Daniel Webster and his wife Olivia have been serving with the Church Missionary Society (CMS) in Namibia, Africa, for four years. They live in the capital city, Windhoek, with their four sons. Daniel teaches at a theological seminary. Olivia homeschools their sons and works with Side by Side to treat and train people in women’s health physiotherapy.
What do I need to wear this Sunday? Ah, I remember. It’s a clergy collar kind of church. “Have you got your sermon?” my wife asks as I head for the door. “Yes, darling.” I have a page of notes and lots of prayer. As they say, if you want a 20-minute sermon, give me a week to prepare. If you want an hour, I can start now. Last time I visited, after my 20-minute sermon (35 with translation), Pastor Moses asked, “Is that all?” Fail … So this time, I’ve gone with less notes. That should do the trick.
They are filled with joy and thankfulness. No entitlement issues here.
Moses said that church starts at 9am. So I’m on the road by 8:45, driving north through the suburbs and up into the shantytowns where most of Windhoek lives. I’m praying that God reminds his people that they are his beloved children.
Just before 9am I pull off the tar road and onto the gravel. I park outside a blue tin building. Wow! Last time I visited, the church seated about 50. Since then, it’s more than doubled in size. It sits about 25 metres back from a sealed road, beside which chickens peck at piles of rubbish. Behind the church, as far as the eye can see, is an informal settlement. This is where Moses’ beloved congregants live.
I get out of the car to a wide smile and a warm hug from Pastor Moses, one of my students at the Namibia Evangelical Theological Seminary. “Can you drive us to the petrol station?” he asks. Church can’t start till we get fuel for the generator. He tells me how glad he is to have me. “When you visited last time, people gave the whole offering.” Does that mean what I think it does? He wants me to preach because then people give more money? I’m going to hope that I misunderstood that …
When we return, the tea I had for breakfast is asking to come out. So I step into the toilet, four pieces of zinc on the side of the road. It’s my first time visiting such an establishment. Confusion … I’m not sure where to pee. There’s nothing there but soil. Oh well. Exiting, I get a few curious looks. White man, in a suit and clergy collar, using our toilet? It’s good to be with the people.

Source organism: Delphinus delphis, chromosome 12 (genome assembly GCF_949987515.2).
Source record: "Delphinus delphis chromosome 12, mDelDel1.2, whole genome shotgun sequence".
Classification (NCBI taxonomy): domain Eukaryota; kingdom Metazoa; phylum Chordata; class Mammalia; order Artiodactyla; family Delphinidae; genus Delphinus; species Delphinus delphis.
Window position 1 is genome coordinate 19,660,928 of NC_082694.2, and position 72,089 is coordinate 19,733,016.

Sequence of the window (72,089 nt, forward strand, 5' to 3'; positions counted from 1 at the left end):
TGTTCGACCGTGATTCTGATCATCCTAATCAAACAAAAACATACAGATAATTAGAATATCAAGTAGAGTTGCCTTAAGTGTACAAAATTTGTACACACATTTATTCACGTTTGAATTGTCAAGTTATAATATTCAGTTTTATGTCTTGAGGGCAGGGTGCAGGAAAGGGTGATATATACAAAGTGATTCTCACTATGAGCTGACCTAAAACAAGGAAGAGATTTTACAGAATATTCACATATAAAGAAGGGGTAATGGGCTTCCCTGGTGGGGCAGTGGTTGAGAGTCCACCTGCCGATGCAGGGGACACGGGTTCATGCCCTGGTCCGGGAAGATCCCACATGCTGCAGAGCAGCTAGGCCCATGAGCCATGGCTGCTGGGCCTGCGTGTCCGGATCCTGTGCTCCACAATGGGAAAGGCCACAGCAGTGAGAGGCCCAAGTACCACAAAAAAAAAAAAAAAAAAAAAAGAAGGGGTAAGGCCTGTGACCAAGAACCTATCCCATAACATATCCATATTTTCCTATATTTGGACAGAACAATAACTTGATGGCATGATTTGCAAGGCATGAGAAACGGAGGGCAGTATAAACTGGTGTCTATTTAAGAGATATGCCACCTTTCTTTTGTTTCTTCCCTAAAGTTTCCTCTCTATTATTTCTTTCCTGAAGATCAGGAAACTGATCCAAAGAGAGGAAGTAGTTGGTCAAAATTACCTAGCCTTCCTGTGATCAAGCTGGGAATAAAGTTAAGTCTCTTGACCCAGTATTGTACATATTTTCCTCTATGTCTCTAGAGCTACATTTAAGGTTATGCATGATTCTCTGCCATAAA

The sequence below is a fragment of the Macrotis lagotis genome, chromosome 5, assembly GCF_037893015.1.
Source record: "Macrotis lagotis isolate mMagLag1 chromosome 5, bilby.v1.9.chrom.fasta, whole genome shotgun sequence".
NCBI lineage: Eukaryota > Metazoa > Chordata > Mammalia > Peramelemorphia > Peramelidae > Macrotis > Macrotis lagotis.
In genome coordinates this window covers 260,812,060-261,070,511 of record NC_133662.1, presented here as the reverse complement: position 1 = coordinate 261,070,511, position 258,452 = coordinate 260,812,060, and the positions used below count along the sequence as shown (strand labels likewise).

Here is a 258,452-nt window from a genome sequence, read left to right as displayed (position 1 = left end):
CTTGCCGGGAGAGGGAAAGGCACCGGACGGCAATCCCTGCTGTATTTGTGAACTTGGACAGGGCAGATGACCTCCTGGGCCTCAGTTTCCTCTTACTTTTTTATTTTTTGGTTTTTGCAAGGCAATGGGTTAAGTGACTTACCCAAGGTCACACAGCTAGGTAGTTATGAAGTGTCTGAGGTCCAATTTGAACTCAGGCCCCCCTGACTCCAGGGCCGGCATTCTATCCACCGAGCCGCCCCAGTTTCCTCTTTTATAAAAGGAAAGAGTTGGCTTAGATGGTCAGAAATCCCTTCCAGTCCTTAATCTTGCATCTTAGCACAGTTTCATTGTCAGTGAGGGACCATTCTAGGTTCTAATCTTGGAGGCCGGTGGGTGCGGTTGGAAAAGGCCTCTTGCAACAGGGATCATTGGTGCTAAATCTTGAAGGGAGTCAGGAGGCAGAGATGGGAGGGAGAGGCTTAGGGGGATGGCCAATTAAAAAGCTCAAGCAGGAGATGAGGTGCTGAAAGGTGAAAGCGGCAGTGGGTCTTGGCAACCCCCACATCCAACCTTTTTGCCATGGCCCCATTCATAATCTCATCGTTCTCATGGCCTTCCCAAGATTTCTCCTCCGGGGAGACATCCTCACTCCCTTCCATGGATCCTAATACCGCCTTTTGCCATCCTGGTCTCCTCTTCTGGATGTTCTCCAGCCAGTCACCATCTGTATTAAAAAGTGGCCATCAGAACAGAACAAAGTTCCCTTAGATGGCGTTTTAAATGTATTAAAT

The generator is running, so the keyboard is blaring out its African melodies and cheesy beats. The service formally begins around 9:40. It will go until around 1pm. Like they say, the Westerners have the watches, but the Africans have the time. They honour God partly through the amount of time they dedicate to corporate worship. And how they worship!
The MC says that we are behind time. Therefore, each choir can only sing one item. So each sings three.
In such an environment, one is tempted to think these people have so little. But in this church, I am inclined to think that I am the poor one. They are filled with joy and thankfulness. No entitlement issues here. They thank God that they woke up today, for the shoes on their feet, for a God who loves them. It is refreshing to meet with these brothers and sisters.
It’s time for the choirs to sing. First the youth, then the mothers and finally, the fathers. (If you are older and single, we don’t know what to do with you here …) The MC says that we are behind time. Therefore, each choir can only sing one item. So each sings three. One while they get out of their seats and walk to the front. One item. And one while they return to their seats. One of the reasons behind all of the singing is to energise the preacher. Unfortunately, they have the opposite effect on me. I feel the life draining out of me.
I’m confident, once again, that I received more than I gave.
It’s my turn. As is expected, I begin with a lengthy greeting. “We are different in many ways. But we are together in the Lord Jesus. So I have come to visit family today.” Much happiness. I turn to my main message, the wonder of adoption into God’s family. Next time I look at the clock, 90 minutes have passed. Perhaps that’s why the translator is flagging. It seems that the last time was too short. This time is too long. I’m learning …
After the sermon, there is prayer for two sick women. But I’m not quite sure what is going on. It seems more like deliverance. I think they assume that all sickness is caused by demonic possession. Noted. Another topic to cover in class.
As I drive away after church, I’m asking myself the same question as usual: “Is it possible they got more out of that experience than I did? Unlikely.” There was quite a bit of output and discomfort for me. I don’t like choirs or clergy collars. But I’m confident, once again, that I received more than I gave.